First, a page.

Cite as: Tazzioli, M., 2016, "Identify, Label, and Divide: The Temporality of Control and Temporal Borders in the Hotspots" in Martin L. & Tazzioli M., "Governing Mobility through the European Union's 'Hotspot' Centers, a Forum", Society and Space, Nov. 2016
The “hotspot approach” launched by the European Union in May 2015, and then implemented in September of the same year, is characterized less by peculiar infrastructures than by a series of procedures and mechanisms for identifying and selecting migrants (Garelli and Tazzioli, 2016; Kasparek, 2016; Sciurba 2016). The hotspot model—conceived as a series of more variegated and arbitrary measures for fingerprinting, illegalizing, and dividing migrants, rather than standardized procedures—has multiplied across spaces well beyond the physical barriers of those detention centers that have been renamed “hotspots.” The multiplication of the hotspot system is an extraordinary phenomenon in Greece, with a repentine mushrooming of refugee camps since the closure of the Macedonian border in early March 2016 and the eviction of Eidomeni camp in May. These recently established refugee camps work as sorting places, where migrants are identified and partitioned between those considered eligible for relocation and the others who can only apply for asylum in Greece.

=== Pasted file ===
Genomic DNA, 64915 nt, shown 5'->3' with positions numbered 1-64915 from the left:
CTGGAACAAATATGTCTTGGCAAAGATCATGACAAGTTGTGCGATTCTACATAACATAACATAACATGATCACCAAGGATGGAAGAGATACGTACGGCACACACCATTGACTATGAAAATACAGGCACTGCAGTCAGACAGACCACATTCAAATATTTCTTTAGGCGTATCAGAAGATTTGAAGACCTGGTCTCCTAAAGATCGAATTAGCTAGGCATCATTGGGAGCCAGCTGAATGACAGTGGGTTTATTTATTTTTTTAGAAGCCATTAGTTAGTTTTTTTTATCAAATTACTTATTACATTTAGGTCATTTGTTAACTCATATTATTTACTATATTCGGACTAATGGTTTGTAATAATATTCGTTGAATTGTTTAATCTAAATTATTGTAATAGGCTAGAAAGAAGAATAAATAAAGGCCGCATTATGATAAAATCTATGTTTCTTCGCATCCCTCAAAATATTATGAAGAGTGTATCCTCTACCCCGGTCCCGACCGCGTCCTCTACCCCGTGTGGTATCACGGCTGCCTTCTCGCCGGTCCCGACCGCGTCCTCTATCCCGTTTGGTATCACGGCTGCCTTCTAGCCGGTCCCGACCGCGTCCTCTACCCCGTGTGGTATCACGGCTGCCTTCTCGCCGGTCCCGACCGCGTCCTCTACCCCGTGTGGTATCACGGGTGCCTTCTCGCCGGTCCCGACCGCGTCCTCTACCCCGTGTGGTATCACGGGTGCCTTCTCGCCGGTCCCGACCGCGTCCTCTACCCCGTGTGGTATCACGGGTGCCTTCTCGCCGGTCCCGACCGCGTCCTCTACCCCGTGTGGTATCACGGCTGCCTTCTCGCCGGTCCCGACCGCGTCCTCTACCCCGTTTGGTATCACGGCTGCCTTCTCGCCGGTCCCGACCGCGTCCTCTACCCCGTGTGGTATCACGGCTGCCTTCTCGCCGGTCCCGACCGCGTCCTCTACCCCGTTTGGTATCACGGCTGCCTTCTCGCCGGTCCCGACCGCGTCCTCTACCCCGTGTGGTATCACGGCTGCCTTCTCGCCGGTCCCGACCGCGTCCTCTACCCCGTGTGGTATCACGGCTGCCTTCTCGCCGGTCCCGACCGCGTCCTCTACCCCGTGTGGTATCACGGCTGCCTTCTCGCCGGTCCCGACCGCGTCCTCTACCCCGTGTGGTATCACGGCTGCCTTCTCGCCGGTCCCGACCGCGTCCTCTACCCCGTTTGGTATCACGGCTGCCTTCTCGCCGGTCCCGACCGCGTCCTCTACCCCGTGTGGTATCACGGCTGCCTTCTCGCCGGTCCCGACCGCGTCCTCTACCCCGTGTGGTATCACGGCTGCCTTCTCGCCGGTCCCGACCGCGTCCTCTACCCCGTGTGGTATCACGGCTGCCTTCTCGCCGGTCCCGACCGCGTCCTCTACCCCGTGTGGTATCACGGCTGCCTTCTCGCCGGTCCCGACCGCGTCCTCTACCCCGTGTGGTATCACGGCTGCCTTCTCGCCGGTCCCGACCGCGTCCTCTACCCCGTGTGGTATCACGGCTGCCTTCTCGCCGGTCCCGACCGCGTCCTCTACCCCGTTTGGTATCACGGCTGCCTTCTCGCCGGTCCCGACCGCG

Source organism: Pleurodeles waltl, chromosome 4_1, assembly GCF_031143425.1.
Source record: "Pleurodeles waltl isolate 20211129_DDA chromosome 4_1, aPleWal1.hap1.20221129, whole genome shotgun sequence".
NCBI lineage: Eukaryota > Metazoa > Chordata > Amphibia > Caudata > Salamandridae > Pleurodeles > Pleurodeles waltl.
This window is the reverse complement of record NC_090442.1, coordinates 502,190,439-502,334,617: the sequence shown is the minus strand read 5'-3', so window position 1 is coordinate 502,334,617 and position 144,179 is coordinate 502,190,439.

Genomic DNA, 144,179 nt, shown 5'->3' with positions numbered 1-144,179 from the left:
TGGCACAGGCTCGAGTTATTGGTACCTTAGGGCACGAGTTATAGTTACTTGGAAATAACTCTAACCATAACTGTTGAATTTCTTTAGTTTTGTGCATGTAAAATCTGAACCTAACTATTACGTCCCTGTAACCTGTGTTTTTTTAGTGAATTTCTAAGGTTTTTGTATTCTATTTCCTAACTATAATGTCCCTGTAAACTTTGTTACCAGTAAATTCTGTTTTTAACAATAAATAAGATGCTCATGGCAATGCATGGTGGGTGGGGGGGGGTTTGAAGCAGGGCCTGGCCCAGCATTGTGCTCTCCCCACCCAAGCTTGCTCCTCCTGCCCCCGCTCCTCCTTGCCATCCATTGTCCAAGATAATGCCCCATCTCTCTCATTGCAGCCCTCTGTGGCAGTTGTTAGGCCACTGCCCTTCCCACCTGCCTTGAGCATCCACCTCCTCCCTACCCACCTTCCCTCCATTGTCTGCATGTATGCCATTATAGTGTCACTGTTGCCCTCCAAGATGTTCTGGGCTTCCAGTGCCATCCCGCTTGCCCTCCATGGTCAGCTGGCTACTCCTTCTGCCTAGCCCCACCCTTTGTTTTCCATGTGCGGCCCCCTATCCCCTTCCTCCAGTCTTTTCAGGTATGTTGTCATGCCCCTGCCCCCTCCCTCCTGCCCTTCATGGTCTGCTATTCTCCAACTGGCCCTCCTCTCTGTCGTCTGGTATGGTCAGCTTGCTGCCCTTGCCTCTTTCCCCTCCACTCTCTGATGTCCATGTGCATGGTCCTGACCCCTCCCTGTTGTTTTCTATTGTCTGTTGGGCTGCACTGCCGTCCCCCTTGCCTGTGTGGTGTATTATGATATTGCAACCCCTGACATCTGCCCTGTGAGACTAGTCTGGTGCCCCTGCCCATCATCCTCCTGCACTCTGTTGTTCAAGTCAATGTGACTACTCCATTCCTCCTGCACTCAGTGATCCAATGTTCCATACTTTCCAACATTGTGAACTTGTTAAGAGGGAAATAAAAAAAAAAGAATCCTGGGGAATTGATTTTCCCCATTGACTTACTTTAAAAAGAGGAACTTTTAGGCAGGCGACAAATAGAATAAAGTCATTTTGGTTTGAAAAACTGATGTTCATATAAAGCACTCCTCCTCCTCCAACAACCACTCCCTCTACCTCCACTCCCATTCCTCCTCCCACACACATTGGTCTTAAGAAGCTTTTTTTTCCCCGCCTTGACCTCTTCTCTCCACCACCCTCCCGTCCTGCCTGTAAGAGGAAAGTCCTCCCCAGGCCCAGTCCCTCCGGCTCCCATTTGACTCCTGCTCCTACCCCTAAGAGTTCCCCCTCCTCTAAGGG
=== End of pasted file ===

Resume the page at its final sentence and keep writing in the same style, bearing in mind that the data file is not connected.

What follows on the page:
A far less visible but determinant feature of the hotspot approach is the accelerated temporality of control, and I contend that this underpins its functioning and structures it in depth. Beyond the materialities of the infrastructures and the daily logistics of migration management, I take here the analytical angle of the temporality of control that is at stake in the official and unofficial hotspots, as well the temporal borders that set the pace of the exclusionary channels of the asylum. More precisely, the accelerated temporality of control is not simply one aspect that can be observed in the daily functioning of the hotspots but, rather, one of the main mechanisms that shape in a distinctive way the hotspot-machine. The EU’s “border strategy” combines the swift pace of control with temporal borders as techniques for further narrowing and hampering the access to the asylum system to discipline and respond to practices of migration that could not be regulated through spatial containment. The islands of Lampedusa and Lesbos are privileged sites for grasping the bordering of temporalities, the practices of control and regulation exercised on singular migrants and on migrant multiplicities through the enactment of specific rhythms of governmentality. Through such an expression I refer both to the disciplining of mobility through dates and “deadlines” that determine migrants’ protection and eligibility for relocation, and to mechanisms of partition, selection and identification that change over time, in a quite rapid and unpredictable way.